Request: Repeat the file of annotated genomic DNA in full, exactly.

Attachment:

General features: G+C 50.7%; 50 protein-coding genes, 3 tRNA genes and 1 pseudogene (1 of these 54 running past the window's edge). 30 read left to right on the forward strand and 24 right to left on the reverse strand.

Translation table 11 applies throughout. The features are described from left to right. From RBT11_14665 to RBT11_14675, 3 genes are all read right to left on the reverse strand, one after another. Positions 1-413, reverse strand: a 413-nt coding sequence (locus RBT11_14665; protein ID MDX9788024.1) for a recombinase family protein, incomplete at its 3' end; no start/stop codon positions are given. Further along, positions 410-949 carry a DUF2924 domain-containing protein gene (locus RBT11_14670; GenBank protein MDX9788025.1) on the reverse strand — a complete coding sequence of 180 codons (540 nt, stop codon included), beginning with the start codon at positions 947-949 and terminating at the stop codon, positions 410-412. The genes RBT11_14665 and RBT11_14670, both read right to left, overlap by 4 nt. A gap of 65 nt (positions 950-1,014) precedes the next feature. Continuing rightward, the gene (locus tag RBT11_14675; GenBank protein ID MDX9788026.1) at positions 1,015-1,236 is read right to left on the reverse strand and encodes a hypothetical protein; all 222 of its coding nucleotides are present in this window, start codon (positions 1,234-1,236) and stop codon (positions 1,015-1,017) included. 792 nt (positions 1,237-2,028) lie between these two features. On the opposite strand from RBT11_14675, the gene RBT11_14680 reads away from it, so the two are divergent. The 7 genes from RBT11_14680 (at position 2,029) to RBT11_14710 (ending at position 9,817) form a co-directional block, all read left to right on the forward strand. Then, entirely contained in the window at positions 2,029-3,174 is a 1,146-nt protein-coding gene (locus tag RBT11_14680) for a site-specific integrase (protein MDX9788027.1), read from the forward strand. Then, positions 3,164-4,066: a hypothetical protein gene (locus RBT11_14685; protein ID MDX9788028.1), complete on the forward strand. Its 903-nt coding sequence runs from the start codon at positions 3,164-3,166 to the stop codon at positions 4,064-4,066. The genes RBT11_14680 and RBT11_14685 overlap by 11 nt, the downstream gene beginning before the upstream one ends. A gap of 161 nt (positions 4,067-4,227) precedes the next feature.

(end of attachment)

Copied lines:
General features: G+C 50.7%; 50 protein-coding genes, 3 tRNA genes and 1 pseudogene (1 of these 54 running past the window's edge). 30 read left to right on the forward strand and 24 right to left on the reverse strand.

Translation table 11 applies throughout. The features are described from left to right. From RBT11_14665 to RBT11_14675, 3 genes are all read right to left on the reverse strand, one after another. Positions 1-413, reverse strand: a 413-nt coding sequence (locus RBT11_14665; protein ID MDX9788024.1) for a recombinase family protein, incomplete at its 3' end; no start/stop codon positions are given. Further along, positions 410-949 carry a DUF2924 domain-containing protein gene (locus RBT11_14670; GenBank protein MDX9788025.1) on the reverse strand — a complete coding sequence of 180 codons (540 nt, stop codon included), beginning with the start codon at positions 947-949 and terminating at the stop codon, positions 410-412. The genes RBT11_14665 and RBT11_14670, both read right to left, overlap by 4 nt. A gap of 65 nt (positions 950-1,014) precedes the next feature. Continuing rightward, the gene (locus tag RBT11_14675; GenBank protein ID MDX9788026.1) at positions 1,015-1,236 is read right to left on the reverse strand and encodes a hypothetical protein; all 222 of its coding nucleotides are present in this window, start codon (positions 1,234-1,236) and stop codon (positions 1,015-1,017) included. 792 nt (positions 1,237-2,028) lie between these two features. On the opposite strand from RBT11_14675, the gene RBT11_14680 reads away from it, so the two are divergent. The 7 genes from RBT11_14680 (at position 2,029) to RBT11_14710 (ending at position 9,817) form a co-directional block, all read left to right on the forward strand. Then, entirely contained in the window at positions 2,029-3,174 is a 1,146-nt protein-coding gene (locus tag RBT11_14680) for a site-specific integrase (protein MDX9788027.1), read from the forward strand. Then, positions 3,164-4,066: a hypothetical protein gene (locus RBT11_14685; protein ID MDX9788028.1), complete on the forward strand. Its 903-nt coding sequence runs from the start codon at positions 3,164-3,166 to the stop codon at positions 4,064-4,066. The genes RBT11_14680 and RBT11_14685 overlap by 11 nt, the downstream gene beginning before the upstream one ends. A gap of 161 nt (positions 4,067-4,227) precedes the next feature.